Keep in mind, that Diddy has done all of this while still maintaining his record label Bad Boy since 1993, which was once estimated to value $100 million, in addition to maintaining the Sean John brand since 1998 (still! The velour sweatsuits are making a comeback too, which could very well mark a resurgence of his fashion brand). All in all, in his two-decade spanning career Diddy has managed to diversify his income portfolio tenfold as well as elevate and change the lives of numerous artists he has worked with, all while making millions. $820 million to be exact, according to Forbe’s estimation. As for his prowess in business, Diddy gave his own perspective on it back in 2014: “I am that blend of art and commerce. So I pay attention to the business needs, the sensitivities of my partners and how to manage budgets, how to market a great product. But at the same time, I know how to use marketing and entertainment. I enjoy that creative process because it lets me go into that artistic side, not the celebrity side, that’s in me.”
In short, Rihanna does numbers. She was very recently awarded the crown as No. 1 artist in the 25-year history of Billboard’s Pop Song Charts — despite only entering the charts in question mid-way through their creation. She has eleven No. 1s on the Hot 100 chart, a record she shares only with Katy Perry, and thirty-one top 10 appearances. She has been awarded Gold and Platinum certifications from the RIAA sixty-seven times, with her latest body of work, ANTI, going double platinum back in April, while her smash single from the project “Work” has been certified six times platinum in June. This barely scratches the surface of her career, which has garnered eight Grammy Awards, twelve Billboard Music Awards, twelve American Music Awards and eight People’s Choice Awards.
Beyond simple doing impressive numbers with her music and reach as mega-pop-star, she’s seen immense success in the beauty and fashion industries respectively, all the while her extremely loyal Rihanna Navy championing behind her. In the span of about three years, Rihanna managed to rake in millions from the release four fragrances, including the 2011 “Reb’l Fleur,” which was estimated to gross $80 million according in its first year on shelves. As for her stake in fashion; well, it goes without saying she’s influencer when it comes to trends and styles in general, and thus she’s been tapped by major fashion houses including Armani, River Island and Manolo Blahnik. She made history in 2014 when she was announced as the new face of Dior, making her the first Black woman to be the face of the brand. She was announced as the Creative Director of sportswear brand Puma in 2014, signing on for a multi-year partnership, that ultimately has let Puma’s light shine its brightest in recent memory, bringing back their ‘cool’ factor. She has her own line with the brand too, FENTY, which itself has been wildly successful, ranging the gamut from sneakers to clothing.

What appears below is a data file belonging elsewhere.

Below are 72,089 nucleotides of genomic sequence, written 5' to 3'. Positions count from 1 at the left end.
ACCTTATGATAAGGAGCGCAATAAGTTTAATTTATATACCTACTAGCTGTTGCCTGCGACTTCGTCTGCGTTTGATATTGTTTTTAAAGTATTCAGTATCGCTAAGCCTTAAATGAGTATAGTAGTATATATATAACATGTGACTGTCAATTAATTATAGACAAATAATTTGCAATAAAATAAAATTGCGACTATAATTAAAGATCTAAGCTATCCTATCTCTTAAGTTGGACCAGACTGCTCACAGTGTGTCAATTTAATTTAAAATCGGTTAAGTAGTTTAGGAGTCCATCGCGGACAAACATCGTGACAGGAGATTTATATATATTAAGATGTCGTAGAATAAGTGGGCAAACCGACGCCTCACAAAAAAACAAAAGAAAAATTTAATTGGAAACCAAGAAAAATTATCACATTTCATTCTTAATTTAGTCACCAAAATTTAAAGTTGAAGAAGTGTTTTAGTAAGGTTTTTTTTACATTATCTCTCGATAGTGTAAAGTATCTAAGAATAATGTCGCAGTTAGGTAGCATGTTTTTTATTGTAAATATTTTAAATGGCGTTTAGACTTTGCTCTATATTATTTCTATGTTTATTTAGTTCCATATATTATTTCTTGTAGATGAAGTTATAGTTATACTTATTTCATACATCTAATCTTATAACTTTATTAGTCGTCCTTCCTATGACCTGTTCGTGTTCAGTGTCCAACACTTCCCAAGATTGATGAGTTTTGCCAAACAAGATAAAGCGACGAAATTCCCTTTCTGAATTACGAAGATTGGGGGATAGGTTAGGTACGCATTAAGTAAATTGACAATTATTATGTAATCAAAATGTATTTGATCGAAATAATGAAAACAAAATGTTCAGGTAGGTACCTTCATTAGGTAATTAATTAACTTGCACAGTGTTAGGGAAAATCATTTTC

She established a beauty and styling agency in 2015, dubbed Fr8me, based in LA. The agency specializes in assisting artists with booking commercials, editorial shoots, ad campaigns and red-carpet appearances. In 2017 she took beauty a step further, establishing her own cosmetics company, Fenty Beauty, under LVMH’s Kendo brand, with the brand doling out a reported $10 million in order to partner with RiRi.
Not to mention that through it all, Rihanna has maintained a stronghold of her musical career and subsequently has her own label, Westbury Road Entertainment, and of course, she has a stake in Jay-Z-led Tidal. Her networth is estimated at a cool $230 million in 2017.
Jay-Z’s stakes have changed over the course of years in the industry, but if anything, they all show his business acumen — from Def Jam, Roc-A-Fella Records, to Roc Nation, TIDAL and the Brooklyn Nets. He’s paired a stealthy businessman approach with an El Jefe reputation within the music industry itself, going so far as to remind of this fact, when he dropped 4:44 on our headtops.